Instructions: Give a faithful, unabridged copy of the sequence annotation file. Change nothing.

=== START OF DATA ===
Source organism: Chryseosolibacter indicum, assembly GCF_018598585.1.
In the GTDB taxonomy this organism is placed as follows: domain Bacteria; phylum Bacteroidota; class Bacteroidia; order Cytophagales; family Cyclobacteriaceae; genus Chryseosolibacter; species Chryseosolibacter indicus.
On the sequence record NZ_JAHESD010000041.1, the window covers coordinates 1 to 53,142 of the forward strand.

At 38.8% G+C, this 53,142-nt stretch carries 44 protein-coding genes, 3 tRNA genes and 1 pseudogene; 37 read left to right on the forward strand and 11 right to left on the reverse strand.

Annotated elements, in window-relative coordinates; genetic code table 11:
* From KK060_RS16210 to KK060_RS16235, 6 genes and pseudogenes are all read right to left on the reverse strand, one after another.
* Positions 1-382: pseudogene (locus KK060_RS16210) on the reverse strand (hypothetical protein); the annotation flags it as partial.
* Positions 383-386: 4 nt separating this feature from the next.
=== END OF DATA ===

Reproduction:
Source organism: Chryseosolibacter indicum, assembly GCF_018598585.1.
In the GTDB taxonomy this organism is placed as follows: domain Bacteria; phylum Bacteroidota; class Bacteroidia; order Cytophagales; family Cyclobacteriaceae; genus Chryseosolibacter; species Chryseosolibacter indicus.
On the sequence record NZ_JAHESD010000041.1, the window covers coordinates 1 to 53,142 of the forward strand.

At 38.8% G+C, this 53,142-nt stretch carries 44 protein-coding genes, 3 tRNA genes and 1 pseudogene; 37 read left to right on the forward strand and 11 right to left on the reverse strand.

Annotated elements, in window-relative coordinates; genetic code table 11:
* From KK060_RS16210 to KK060_RS16235, 6 genes and pseudogenes are all read right to left on the reverse strand, one after another.
* Positions 1-382: pseudogene (locus KK060_RS16210) on the reverse strand (hypothetical protein); the annotation flags it as partial.
* Positions 383-386: 4 nt separating this feature from the next.